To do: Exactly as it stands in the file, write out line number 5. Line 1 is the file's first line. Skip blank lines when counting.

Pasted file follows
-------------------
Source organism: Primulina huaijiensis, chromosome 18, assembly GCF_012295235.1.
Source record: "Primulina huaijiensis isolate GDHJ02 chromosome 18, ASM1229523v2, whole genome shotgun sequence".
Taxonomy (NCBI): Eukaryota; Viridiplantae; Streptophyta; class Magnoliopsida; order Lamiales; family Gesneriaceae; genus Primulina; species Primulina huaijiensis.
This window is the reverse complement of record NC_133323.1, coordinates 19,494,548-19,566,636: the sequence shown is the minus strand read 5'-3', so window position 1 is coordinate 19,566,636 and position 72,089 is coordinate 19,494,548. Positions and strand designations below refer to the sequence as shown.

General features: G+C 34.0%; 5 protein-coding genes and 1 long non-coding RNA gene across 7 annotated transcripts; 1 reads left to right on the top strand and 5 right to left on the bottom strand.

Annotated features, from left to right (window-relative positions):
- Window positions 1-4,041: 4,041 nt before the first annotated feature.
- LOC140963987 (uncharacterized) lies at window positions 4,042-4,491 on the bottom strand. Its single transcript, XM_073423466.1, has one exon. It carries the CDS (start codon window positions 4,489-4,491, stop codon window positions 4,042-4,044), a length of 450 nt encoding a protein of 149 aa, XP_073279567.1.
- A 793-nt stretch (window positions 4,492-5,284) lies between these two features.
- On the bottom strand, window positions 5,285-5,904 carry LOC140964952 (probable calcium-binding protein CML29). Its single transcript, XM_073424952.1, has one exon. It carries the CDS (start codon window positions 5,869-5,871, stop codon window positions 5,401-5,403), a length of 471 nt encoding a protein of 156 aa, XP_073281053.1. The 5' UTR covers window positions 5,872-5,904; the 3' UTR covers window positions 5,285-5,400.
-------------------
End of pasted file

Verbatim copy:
General features: G+C 34.0%; 5 protein-coding genes and 1 long non-coding RNA gene across 7 annotated transcripts; 1 reads left to right on the top strand and 5 right to left on the bottom strand.